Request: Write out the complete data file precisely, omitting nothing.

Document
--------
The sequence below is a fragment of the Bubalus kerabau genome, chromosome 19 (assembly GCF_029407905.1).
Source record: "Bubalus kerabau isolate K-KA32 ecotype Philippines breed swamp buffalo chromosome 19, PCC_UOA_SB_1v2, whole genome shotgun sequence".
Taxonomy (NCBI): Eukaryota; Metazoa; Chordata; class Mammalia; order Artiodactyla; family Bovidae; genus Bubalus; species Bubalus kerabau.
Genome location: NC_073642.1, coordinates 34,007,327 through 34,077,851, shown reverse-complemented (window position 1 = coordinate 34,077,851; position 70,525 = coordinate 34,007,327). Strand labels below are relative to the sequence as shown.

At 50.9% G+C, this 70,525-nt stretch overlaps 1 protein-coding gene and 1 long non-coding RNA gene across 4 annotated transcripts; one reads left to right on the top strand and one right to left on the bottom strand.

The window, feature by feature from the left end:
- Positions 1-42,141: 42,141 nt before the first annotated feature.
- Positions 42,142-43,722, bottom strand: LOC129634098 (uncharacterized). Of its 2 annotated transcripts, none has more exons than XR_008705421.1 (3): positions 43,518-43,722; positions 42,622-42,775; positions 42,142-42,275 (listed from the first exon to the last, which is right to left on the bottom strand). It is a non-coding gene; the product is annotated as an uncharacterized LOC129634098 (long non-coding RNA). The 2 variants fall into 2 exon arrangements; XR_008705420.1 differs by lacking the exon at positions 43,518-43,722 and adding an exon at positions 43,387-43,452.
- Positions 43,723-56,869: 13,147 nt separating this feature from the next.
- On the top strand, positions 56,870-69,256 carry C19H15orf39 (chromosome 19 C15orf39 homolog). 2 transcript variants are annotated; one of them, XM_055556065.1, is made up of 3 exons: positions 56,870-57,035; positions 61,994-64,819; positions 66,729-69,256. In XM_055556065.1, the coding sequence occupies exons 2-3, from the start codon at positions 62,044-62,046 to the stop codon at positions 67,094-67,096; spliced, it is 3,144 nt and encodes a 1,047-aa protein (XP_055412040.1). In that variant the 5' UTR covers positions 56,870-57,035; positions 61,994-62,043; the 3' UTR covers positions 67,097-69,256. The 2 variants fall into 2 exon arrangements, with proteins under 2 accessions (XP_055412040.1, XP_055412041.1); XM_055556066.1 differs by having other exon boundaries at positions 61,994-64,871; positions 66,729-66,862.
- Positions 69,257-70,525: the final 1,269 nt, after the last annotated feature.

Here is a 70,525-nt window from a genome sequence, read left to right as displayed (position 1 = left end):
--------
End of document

The sequence below is a fragment of the Bubalus kerabau genome, chromosome 19 (assembly GCF_029407905.1).
Source record: "Bubalus kerabau isolate K-KA32 ecotype Philippines breed swamp buffalo chromosome 19, PCC_UOA_SB_1v2, whole genome shotgun sequence".
Taxonomy (NCBI): Eukaryota; Metazoa; Chordata; class Mammalia; order Artiodactyla; family Bovidae; genus Bubalus; species Bubalus kerabau.
Genome location: NC_073642.1, coordinates 34,007,327 through 34,077,851, shown reverse-complemented (window position 1 = coordinate 34,077,851; position 70,525 = coordinate 34,007,327). Strand labels below are relative to the sequence as shown.

At 50.9% G+C, this 70,525-nt stretch overlaps 1 protein-coding gene and 1 long non-coding RNA gene across 4 annotated transcripts; one reads left to right on the top strand and one right to left on the bottom strand.

The window, feature by feature from the left end:
- Positions 1-42,141: 42,141 nt before the first annotated feature.
- Positions 42,142-43,722, bottom strand: LOC129634098 (uncharacterized). Of its 2 annotated transcripts, none has more exons than XR_008705421.1 (3): positions 43,518-43,722; positions 42,622-42,775; positions 42,142-42,275 (listed from the first exon to the last, which is right to left on the bottom strand). It is a non-coding gene; the product is annotated as an uncharacterized LOC129634098 (long non-coding RNA). The 2 variants fall into 2 exon arrangements; XR_008705420.1 differs by lacking the exon at positions 43,518-43,722 and adding an exon at positions 43,387-43,452.
- Positions 43,723-56,869: 13,147 nt separating this feature from the next.
- On the top strand, positions 56,870-69,256 carry C19H15orf39 (chromosome 19 C15orf39 homolog). 2 transcript variants are annotated; one of them, XM_055556065.1, is made up of 3 exons: positions 56,870-57,035; positions 61,994-64,819; positions 66,729-69,256. In XM_055556065.1, the coding sequence occupies exons 2-3, from the start codon at positions 62,044-62,046 to the stop codon at positions 67,094-67,096; spliced, it is 3,144 nt and encodes a 1,047-aa protein (XP_055412040.1). In that variant the 5' UTR covers positions 56,870-57,035; positions 61,994-62,043; the 3' UTR covers positions 67,097-69,256. The 2 variants fall into 2 exon arrangements, with proteins under 2 accessions (XP_055412040.1, XP_055412041.1); XM_055556066.1 differs by having other exon boundaries at positions 61,994-64,871; positions 66,729-66,862.
- Positions 69,257-70,525: the final 1,269 nt, after the last annotated feature.

Here is a 70,525-nt window from a genome sequence, read left to right as displayed (position 1 = left end):